Sample Existing Applications

The CTF library enables general-purpose programming, but is particularly useful in some specific application domains.

Numerical Methods Based on Tensor Contractions

The framework provides a powerful domain specific language for computational chemistry and physics codes that work on higher order tensors (e.g. coupled cluster, lattice QCD, quantum informatics). See the CCSD and sparse MP3 examples, or the Aquarius application. This domain was the initial motivation for the development of CTF. An exemplary paper for this type of applications is

Edgar Solomonik, Devin Matthews, Jeff R. Hammond, John F. Stanton, and James Demmel; A massively parallel tensor contraction framework for coupled-cluster computations; Journal of Parallel and Distributed Computing, June 2014.

Algebraic Graph Algorithms

Much like the CombBLAS library, CTF provides sparse matrix primitives that enable development of parallel graph algorithms. Matrices and vectors can be defined on a user-defined semiring or monoid. Multiplication of sparse matrices with sparse vectors or other sparse matrices is parallelized automatically. The library includes example code for Bellman-Ford and betweenness centrality. An paper describing and analyzing the betweenness centrality code is

Edgar Solomonik, Maciej Besta, Flavio Vella, and Torsten Hoefler Scaling betweenness centrality using communication-efficient sparse matrix multiplication ACM/IEEE Supercomputing Conference, Denver, Colorado, November 2017.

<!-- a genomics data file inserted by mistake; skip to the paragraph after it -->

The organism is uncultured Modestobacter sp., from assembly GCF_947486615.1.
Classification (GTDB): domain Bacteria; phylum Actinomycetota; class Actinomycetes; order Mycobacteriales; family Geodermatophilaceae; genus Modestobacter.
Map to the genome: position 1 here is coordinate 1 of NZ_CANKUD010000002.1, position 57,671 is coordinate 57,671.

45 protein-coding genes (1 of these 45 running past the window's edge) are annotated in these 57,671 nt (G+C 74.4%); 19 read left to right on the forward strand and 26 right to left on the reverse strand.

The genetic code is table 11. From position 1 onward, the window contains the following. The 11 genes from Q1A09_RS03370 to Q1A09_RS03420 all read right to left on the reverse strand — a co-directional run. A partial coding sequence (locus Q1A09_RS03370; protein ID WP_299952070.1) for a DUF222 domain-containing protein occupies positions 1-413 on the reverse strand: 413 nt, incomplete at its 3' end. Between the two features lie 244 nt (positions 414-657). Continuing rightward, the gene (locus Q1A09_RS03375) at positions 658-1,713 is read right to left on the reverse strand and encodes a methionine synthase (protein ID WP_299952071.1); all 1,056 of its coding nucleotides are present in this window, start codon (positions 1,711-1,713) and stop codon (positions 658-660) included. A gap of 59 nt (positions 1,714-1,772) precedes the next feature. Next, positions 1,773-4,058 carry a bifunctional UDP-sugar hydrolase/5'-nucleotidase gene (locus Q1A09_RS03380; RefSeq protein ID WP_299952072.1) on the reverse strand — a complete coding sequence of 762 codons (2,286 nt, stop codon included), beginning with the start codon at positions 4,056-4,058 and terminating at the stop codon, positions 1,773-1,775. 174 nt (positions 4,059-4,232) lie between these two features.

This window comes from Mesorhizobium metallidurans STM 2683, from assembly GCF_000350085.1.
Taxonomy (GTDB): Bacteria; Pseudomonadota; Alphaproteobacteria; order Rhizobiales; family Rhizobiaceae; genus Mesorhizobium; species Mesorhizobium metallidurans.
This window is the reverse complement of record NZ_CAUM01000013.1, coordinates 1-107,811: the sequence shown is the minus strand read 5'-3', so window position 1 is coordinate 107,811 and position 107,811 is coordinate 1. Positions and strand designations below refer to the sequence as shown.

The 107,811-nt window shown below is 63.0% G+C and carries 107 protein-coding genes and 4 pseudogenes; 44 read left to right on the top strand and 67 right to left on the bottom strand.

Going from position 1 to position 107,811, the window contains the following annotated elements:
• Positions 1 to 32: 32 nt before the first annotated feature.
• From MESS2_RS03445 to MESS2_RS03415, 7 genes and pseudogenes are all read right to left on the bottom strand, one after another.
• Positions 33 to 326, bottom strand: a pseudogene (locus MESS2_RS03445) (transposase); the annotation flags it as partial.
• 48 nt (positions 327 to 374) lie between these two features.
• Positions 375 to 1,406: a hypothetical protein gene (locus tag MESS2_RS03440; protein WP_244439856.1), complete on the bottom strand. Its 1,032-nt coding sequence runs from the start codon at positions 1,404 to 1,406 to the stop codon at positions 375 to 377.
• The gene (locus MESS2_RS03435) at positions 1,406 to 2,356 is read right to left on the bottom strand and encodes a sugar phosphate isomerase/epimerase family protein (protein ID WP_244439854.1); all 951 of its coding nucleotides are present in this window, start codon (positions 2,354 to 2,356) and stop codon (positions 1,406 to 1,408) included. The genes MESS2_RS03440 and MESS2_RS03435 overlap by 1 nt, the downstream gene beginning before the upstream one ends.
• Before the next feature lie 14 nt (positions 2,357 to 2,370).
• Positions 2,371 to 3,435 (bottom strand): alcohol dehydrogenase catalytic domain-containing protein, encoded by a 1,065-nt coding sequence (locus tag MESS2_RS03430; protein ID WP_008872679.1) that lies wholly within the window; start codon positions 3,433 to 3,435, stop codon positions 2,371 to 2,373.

Prototyping of Parallel Numerical Algorithms

The high-level abstractions for vectors, matrices, and order 3+ tensors allow CTF to be a useful tool for developing many numerical algorithms. Interface hook-ups for ScaLAPACK make coordination with distributed-memory solvers easy. Algorithms like algebraic multigrid, which require sparse matrix multiplication can be rapidly implemented with CTF. Further, higher order tensors can be used to express recursive algorithms like parallel scans and FFT. Some basic examples of numerical codes using CTF are presented in

Edgar Solomonik and Torsten Hoefler; Sparse tensor algebra as a parallel programming model arXiv preprint, arXiv:1512.00066 [cs.MS], November 2015.

Quantum Circuit Simulation

CTF has been recently used to do the largest-ever quantum circuit simulation,

Edwin Pednault, John A. Gunnels, Giacomo Nannicini, Lior Horesh, Thomas Magerlein, Edgar Solomonik, and Robert Wisnieff Breaking the 49-qubit barrier in the simulation of quantum circuits arXiv:1710.05867 [quant-ph], October 2017.

Alternative Frameworks

Elemental and ScaLAPACK provide distributed-memory support for dense matrix operations in addition to a powerful suite of solver routines. It is also possible to interface them with CTF, in particular, we provide routines for retrieving a ScaLAPACK descriptor.

A faster library for dense tensor contractions in shared memory is Libtensor.

An excellent distributed-memory library with native support for block-sparse tensors is TiledArray.

Acknowledging Usage

The library and source code is available to everyone. If you would like to acknowledge the usage of the library, please cite one of our papers. The follow reference details dense tensor functionality in CTF,

Edgar Solomonik, Devin Matthews, Jeff R. Hammond, John F. Stanton, and James Demmel; A massively parallel tensor contraction framework for coupled-cluster computations; Journal of Parallel and Distributed Computing, June 2014.

here is the bibtex.

We hope you enjoy writing your parallel program with algebra!